As I write this, there are only 12 days left to Thanksgiving. I can’t believe it! Is it me, or as we age, does time compress? Maybe…
I do know one thing: as I age, I no longer wish to experience the holidays as a time for over indulgence. I am done with the stress over eating, the stress over drinking and the regrets that come after. While it is well known that most of us gain weight over the holidays, what is even more distressing is that, research shows, we then never lose that weight, thus gaining 3-5 pounds year after year after year. This weight gain is not automatic nor inevitable. We have choices. But, these choices need to be backed by mindfulness practice, pre -holiday nutrition diligence and practice, and concrete strategies for behavioral change and coping with the stress of the holidays.
My first suggestion is to take the next two weeks to practice the techniques and mindfulness behaviors we then want to use over the holidays. Begin food logs. Eliminate unhealthy foods NOW so that you can either: keep off these trigger foods completely, or if you CHOOSE, eat them over the holidays with control and mindfulness. The key to eating treats and special holiday foods is to do so with true awareness and enjoyment, not by stuffing or bingeing. If we all took a moment to slowly eat our treats, to enjoy each and every bite, to enjoy the way the food looks, the way it smells, the way it tastes, we would definitely eat less of it. Practice this now. Before you eat any special treat or holiday food, take pause. Take 3 breaths first, getting yourself centered and aware. Then, look at the food, the way it looks. Enjoy its beauty. Next, slowly eat the food, pausing between each bite to really taste it. If necessary, pause longer between bites to ckeck in with your feelings of fullness. These techniques are proven to decrease over eating. Start practicing now!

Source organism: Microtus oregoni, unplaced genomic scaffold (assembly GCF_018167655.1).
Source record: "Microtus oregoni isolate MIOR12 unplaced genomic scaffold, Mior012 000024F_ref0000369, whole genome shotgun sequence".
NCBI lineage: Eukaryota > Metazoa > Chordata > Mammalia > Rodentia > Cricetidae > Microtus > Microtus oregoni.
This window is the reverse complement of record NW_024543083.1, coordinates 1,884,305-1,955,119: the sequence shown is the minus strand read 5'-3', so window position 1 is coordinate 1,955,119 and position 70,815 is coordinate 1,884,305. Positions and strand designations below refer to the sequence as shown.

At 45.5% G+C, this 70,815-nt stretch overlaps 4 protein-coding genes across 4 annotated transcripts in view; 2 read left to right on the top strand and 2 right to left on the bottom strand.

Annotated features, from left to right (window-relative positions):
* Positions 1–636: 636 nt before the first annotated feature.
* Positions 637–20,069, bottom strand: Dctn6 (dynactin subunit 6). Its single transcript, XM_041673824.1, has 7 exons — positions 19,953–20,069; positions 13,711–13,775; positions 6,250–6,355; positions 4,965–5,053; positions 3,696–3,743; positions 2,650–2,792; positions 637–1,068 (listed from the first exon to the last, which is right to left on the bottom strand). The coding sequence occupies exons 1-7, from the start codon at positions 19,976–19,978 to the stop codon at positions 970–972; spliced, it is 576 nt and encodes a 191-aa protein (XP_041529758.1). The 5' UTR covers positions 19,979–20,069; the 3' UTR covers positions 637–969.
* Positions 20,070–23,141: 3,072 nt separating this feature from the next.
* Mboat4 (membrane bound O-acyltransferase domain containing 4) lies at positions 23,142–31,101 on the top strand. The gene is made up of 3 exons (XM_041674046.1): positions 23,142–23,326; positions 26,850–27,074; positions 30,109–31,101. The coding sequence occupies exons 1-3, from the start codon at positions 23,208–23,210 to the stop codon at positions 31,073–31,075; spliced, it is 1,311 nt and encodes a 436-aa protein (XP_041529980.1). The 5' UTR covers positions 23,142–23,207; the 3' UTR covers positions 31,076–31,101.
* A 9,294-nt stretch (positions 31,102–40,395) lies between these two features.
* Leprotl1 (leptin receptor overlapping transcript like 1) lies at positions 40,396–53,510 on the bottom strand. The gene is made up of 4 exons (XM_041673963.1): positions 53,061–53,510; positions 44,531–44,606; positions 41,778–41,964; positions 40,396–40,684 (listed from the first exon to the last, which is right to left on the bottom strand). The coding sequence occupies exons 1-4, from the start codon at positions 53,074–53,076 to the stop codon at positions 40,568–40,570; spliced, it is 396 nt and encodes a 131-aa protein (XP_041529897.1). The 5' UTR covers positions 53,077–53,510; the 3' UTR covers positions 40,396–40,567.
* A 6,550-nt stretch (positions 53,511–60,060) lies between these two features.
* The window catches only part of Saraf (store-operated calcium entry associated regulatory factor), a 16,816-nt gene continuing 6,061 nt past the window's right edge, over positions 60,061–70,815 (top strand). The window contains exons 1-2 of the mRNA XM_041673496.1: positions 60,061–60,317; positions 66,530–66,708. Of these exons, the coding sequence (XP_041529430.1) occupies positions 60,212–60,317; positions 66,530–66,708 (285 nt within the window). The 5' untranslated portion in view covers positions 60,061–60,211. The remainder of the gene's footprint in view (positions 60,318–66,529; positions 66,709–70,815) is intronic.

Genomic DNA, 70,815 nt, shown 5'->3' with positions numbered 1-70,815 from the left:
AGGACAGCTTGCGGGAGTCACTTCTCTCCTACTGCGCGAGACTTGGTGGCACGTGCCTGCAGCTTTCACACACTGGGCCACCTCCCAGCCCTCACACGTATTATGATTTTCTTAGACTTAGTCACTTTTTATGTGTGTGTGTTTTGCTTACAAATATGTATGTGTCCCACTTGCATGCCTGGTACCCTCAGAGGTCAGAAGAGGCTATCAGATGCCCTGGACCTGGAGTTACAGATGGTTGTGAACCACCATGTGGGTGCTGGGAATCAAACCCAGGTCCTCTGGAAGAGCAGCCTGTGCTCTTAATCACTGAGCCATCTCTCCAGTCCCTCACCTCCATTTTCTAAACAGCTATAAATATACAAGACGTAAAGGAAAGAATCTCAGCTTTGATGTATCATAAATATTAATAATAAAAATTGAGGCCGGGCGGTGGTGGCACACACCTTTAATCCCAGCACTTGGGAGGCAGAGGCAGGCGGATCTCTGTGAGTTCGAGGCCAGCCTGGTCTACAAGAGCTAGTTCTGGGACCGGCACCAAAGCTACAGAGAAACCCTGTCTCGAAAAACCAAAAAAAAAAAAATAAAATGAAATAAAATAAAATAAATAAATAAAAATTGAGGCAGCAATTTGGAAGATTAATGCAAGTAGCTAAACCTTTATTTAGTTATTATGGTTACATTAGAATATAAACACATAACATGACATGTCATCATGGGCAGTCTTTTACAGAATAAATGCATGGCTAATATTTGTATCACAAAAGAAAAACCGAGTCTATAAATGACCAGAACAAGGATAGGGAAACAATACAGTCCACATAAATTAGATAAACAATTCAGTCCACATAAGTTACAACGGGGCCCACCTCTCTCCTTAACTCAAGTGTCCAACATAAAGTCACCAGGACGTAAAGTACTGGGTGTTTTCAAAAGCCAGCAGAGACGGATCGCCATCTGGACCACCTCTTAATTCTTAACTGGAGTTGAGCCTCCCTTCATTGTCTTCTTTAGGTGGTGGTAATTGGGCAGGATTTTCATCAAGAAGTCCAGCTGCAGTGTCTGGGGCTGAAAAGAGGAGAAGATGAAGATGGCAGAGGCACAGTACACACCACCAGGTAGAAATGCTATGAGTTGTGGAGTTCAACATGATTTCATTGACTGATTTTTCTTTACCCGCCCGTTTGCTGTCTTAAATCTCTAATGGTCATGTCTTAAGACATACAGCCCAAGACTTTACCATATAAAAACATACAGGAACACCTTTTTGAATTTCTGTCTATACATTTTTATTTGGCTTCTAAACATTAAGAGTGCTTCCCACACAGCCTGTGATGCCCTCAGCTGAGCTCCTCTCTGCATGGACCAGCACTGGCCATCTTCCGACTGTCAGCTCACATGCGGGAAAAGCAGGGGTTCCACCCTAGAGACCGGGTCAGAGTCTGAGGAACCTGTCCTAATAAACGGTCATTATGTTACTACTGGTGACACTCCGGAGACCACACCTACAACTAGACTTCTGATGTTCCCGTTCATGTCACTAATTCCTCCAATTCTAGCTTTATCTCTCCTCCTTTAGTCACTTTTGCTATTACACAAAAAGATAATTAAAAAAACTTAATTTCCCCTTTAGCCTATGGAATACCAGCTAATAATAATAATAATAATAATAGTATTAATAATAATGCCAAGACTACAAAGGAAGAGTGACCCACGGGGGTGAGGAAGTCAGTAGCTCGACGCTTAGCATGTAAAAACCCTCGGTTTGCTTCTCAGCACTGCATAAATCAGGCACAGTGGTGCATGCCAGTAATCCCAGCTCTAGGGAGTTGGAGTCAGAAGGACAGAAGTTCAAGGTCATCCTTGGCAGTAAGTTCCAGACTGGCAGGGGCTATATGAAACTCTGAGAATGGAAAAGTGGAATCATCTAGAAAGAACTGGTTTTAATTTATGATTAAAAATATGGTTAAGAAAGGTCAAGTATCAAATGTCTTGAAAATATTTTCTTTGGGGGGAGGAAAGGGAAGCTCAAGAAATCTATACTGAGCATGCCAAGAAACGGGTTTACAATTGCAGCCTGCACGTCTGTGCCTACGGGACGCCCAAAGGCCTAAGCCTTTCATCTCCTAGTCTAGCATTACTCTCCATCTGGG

My second suggestion is to begin to set up structures and plans that will allow to you stay aware and on track during the holidays. Make a plan for how you are going to eat and drink. Include easy things such as planning low cal healthy appetizers, a meal with plenty of vegetables and healthy protein, using a smaller plate for smaller portions, or limiting portions initially to no bigger than 1 cup. Make only one or two desserts, rather than 3 or 4, and give away leftovers so you do not continue to over eat past the holiday itself. And please, there is no need to have a never ending candy jar sitting around the house. No one will miss it if you eliminate it. That’s just your excuse to allow yourself to eat candy without accountability and awareness. Your choice. Let’s face it- if we ate indulgently for JUST the holiday itself, we would never gain the 3-5 pounds most of us gain during this season. The weight we gain is a factor of multiple meals, multiple over indulgences, and lots of excuses.
Lastly, take time this week to put down on paper your vision for a better holiday- not a perfect holiday- no holiday is ever perfect- but a better one . While you can not control your brother-in-law and his craziness, or your mother and her criticism, you can control how you choose to react. Write down your vision. Then, live it.